The “Dillinger Mentality” applies for any job. Whether you’re a grocery store clerk, an electrician, or a bank CEO, keep a cool head, an easy smile, and don’t be too greedy. And, especially for the jobs above, avoid gunplay. That sort of thing will get you arrested, even if a customer demands both paper and plastic.
That’s not to say Dillinger didn’t know how to have a good time. When he wasn’t in a bank, he was often out at nightclubs or bars, rubbing elbows with showgirls and cocktail waitresses. He was quite the social butterfly, but he didn’t drink to excess, enjoying the occasional Schlitz or Silver Gin Fizz. Dillinger would not have been the guy pounding shots of Jäger between Vodka Red Bulls. No one should be that guy.
How to Get the Look
Both in real life and in film, Dillinger’s suits varied in styles (single-breasted and double-breasted, notch lapels and peak lapels) and color (brown vs. gray). There was always some consistency with the three-piece suits, white striped shirts, patterned ties, black leather dress shoes, and straw boaters, but Dillinger knew when to switch up his look.
So if you’re looking for a general dillinger style, either for a slightly more badass day at the office or for a bank-robbing halloween costume, this should be a good place to start…
- Brown three-piece wool suit, consisting of:
- Single-breasted jacket with peak lapels, 2-button front, breast pocket, flapped hip pockets, and ventless rear
- Single-breasted vest with 6-button front and notched bottom
- Flat front trousers with cuffed bottoms
- White long-sleeve button-down dress shirt with thin dark stripes, large collars, and buttoned cuffs
- Dark reddish-brown necktie with a light-colored dot pattern
- Brown leather belt with brass buckle
- Black leather plain toe 5-eyelet balmorals
- Black dress socks
- White sleeveless ribbed undershirt
- Stiff straw boater with a wide black band
Immortalized as the “Tommy Gun” to all fans of gangster films, General Thompson’s Thompson submachine gun has found a special place in American culture since the Roaring Twenties. The Thompson was conceived just after World War I when the introduction of trench warfare found the need for a “trench sweeper”. To develop this weapon, which he envisioned as a handheld machine gun that would fire pistol ammunition, John T. Thompson worked through several prototypes before developing the first model, the Thompson M1921.
Gen. Thompson intended his weapon to be a groundbreaking military weapon. However, when the military wasn’t interested, he started marketing the gun for the personal protection market, with posters illustrating brave ranch owners armed with the Thompson as they drive off poorly-armed horseback bandits. Yet again, Thompson’s vision failed. The first users of the gun were, in fact, members of the IRA who purchased a bulk order of Thompsons in March of 1921 for the Irish Civil War. Eventually, the gun finally caught on in America… just not in the right hands.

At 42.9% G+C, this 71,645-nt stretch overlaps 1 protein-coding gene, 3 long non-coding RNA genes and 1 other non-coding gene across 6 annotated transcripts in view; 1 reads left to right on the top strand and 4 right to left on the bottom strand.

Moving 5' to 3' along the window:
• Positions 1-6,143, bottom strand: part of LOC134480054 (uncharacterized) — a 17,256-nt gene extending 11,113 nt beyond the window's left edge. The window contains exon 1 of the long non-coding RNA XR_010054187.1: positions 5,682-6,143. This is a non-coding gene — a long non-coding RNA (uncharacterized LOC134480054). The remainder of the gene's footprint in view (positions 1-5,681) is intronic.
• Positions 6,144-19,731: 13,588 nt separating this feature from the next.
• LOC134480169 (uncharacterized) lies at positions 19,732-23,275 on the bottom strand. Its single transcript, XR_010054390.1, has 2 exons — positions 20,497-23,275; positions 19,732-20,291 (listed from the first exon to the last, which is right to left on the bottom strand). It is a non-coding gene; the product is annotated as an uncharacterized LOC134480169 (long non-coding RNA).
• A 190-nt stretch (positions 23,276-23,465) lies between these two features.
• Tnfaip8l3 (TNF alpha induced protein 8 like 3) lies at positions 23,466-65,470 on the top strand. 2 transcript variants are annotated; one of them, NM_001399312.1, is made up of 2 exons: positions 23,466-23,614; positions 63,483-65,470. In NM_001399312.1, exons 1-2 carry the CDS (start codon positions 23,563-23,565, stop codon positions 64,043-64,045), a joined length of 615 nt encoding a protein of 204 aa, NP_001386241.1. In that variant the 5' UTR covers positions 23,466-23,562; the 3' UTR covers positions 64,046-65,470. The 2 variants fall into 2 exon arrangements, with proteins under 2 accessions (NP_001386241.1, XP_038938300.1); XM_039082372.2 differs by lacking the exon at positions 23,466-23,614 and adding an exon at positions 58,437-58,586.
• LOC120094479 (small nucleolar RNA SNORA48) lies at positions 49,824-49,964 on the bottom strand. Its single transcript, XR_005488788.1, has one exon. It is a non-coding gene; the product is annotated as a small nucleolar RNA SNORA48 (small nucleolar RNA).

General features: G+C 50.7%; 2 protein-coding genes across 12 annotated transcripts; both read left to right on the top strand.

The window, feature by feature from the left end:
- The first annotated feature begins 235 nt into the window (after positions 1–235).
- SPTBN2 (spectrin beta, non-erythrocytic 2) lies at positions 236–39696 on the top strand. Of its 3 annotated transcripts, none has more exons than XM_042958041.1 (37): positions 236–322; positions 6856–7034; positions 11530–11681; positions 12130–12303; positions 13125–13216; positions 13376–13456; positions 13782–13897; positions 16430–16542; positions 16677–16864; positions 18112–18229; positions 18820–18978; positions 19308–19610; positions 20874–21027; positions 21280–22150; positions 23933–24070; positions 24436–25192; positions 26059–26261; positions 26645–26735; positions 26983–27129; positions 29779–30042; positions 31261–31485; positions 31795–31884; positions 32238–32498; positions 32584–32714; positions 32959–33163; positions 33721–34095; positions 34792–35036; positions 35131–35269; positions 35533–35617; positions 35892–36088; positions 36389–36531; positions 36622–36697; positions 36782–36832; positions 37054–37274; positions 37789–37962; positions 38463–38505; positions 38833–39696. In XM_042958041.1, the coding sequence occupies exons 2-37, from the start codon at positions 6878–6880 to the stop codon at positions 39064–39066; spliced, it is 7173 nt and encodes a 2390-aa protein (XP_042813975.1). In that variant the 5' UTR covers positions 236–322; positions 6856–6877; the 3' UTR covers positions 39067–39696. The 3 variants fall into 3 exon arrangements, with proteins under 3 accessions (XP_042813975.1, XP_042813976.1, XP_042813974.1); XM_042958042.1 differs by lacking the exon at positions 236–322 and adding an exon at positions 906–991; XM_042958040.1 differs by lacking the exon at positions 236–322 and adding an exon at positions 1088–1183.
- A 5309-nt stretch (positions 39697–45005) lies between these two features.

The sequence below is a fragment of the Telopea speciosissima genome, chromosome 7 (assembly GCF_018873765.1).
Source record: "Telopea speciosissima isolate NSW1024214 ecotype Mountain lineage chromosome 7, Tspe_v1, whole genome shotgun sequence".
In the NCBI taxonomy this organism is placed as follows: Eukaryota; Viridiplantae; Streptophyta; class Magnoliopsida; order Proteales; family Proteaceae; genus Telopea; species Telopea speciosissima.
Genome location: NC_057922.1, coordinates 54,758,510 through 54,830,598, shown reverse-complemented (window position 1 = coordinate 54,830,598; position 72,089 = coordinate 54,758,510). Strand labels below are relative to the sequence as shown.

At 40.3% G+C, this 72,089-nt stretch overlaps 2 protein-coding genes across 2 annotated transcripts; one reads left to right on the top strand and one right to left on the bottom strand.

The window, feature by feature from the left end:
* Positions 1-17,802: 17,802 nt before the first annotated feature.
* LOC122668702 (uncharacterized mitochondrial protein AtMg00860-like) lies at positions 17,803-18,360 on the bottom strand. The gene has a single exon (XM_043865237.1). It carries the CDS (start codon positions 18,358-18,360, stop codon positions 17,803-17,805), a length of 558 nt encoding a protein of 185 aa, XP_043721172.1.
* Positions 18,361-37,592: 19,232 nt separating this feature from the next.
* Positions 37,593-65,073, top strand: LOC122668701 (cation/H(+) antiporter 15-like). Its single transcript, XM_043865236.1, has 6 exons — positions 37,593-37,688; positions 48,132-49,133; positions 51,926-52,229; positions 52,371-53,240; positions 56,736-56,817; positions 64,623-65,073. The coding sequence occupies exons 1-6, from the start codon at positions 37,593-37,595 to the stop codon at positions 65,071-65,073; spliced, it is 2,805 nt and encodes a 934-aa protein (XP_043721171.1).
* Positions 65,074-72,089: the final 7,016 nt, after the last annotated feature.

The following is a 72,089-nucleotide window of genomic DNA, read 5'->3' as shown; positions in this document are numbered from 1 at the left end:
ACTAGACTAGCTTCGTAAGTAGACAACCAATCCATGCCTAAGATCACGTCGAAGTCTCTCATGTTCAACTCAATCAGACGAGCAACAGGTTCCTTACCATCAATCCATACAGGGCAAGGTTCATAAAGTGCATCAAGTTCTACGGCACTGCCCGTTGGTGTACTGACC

Described by gangster expert William J. Helmer as “The Gun That Made the Twenties Roar” – in his excellent book of the same name – the Thompson found its way into the hands of Chicago gangsters who found them to be very useful for mass murders and executions. First recorded for a gangland murder in 1924, the gun spread across the hands of the country’s criminals, reaching New York and Los Angeles by the end of the decade. The police had to catch up, and many departments began stocking the weapon in their arsenals as well. Reinvigorated by the widespread use – at least the police use – Thompson’s Auto-Ordnance company updated the M1921 with a Cutts compensator and other improvements.
While the stock market crash of 1929 meant the end of the Roaring Twenties and, thus, the end of much production and business, the Thompson was more in demand than ever. Modern-day outlaws in the spirit of Jesse James and Butch Cassidy took up Thompsons and fast Fords instead of six-shooters and horses when they charged into banks. A national crime wave lasted for most of the Great Depression, reaching its high point in 1933-1934… not incoincidentally the same time that John Dillinger was raiding Midwest banks.
Guys like Dillinger soon realized that, while the 50-round drum of powerful .45 ACP and nearly 1500 rounds-per-minute rate of fire would be more than enough to battle small-town police and vigilante civilians, the Thompson was still a relatively ungainly weapon, weighing more than ten pounds and extending to nearly three feet long.
To combat these issues, as well as to aid mobility and concealment, the criminals discovered that the Thompson’s stock was easily removable. This was not a new practice, but it became very widespread during the Depression-era crime wave. In fact, Dillinger even reportedly had his Thompson modified so he could carry it on a sling with the stock removed, making it barely noticeable under an overcoat… or inside a trombone case, as he reportedly carried it for the deadly East Chicago bank job.
Once the crime wave of the 1930s died down, the Thompson found a new audience when the U.S. went to war with Japan and Germany in 1941. Although it had indeed been adopted by the Navy in 1928, the military was finally finding widespread use for the Thompson submachine gun. To make them more field-reliable and mass production-friendly, the M1921 and M1928 models with the Cutts compensators, the vertical handgrips, and the big drum magazines were replaced with the M1 and M1A1 models. The rate of fire was reduced from 1500 to a more controllable 600-700 RPM. These World War II models also had plain barrels, horizontal foreward grips, and less iconic but more reliable stick magazines that could hold 30 rounds. Stick magazines had been developed and used with the Thompson since their development (though only with 20 rounds), but it was the drum magazine configuration that stood out as the truly iconic gangster choice.
Do Yourself a Favor and…
Buy the movie.
Now, don’t nobody get nervous; you ain’t got nothing to fear. You’re being robbed by the John Dillinger gang, that’s the best there is. These few dollars you lose here today are going to buy you stories to tell your children and great-grandchildren. This could be one of the big moments in your life… don’t make it your last!